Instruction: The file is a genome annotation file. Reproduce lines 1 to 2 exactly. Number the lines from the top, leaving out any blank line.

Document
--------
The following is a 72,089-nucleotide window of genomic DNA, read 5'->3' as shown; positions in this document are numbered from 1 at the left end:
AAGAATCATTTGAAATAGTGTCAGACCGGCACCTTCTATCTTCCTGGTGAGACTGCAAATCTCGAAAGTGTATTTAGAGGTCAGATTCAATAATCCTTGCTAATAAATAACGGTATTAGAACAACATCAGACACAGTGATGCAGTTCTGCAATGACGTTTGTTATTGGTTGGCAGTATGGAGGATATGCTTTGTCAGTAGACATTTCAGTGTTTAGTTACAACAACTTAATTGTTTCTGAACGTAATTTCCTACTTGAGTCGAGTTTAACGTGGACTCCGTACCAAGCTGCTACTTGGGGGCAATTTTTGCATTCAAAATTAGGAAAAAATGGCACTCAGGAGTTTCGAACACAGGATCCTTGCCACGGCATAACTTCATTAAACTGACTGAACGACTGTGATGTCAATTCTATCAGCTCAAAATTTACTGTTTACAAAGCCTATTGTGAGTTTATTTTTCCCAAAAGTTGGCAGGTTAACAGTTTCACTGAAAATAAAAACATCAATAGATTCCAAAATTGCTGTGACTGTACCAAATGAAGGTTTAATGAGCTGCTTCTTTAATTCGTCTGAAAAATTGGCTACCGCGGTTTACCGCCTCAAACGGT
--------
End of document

The following is a 72,089-nucleotide window of genomic DNA, read 5'->3' as shown; positions in this document are numbered from 1 at the left end:
AAGAATCATTTGAAATAGTGTCAGACCGGCACCTTCTATCTTCCTGGTGAGACTGCAAATCTCGAAAGTGTATTTAGAGGTCAGATTCAATAATCCTTGCTAATAAATAACGGTATTAGAACAACATCAGACACAGTGATGCAGTTCTGCAATGACGTTTGTTATTGGTTGGCAGTATGGAGGATATGCTTTGTCAGTAGACATTTCAGTGTTTAGTTACAACAACTTAATTGTTTCTGAACGTAATTTCCTACTTGAGTCGAGTTTAACGTGGACTCCGTACCAAGCTGCTACTTGGGGGCAATTTTTGCATTCAAAATTAGGAAAAAATGGCACTCAGGAGTTTCGAACACAGGATCCTTGCCACGGCATAACTTCATTAAACTGACTGAACGACTGTGATGTCAATTCTATCAGCTCAAAATTTACTGTTTACAAAGCCTATTGTGAGTTTATTTTTCCCAAAAGTTGGCAGGTTAACAGTTTCACTGAAAATAAAAACATCAATAGATTCCAAAATTGCTGTGACTGTACCAAATGAAGGTTTAATGAGCTGCTTCTTTAATTCGTCTGAAAAATTGGCTACCGCGGTTTACCGCCTCAAACGGT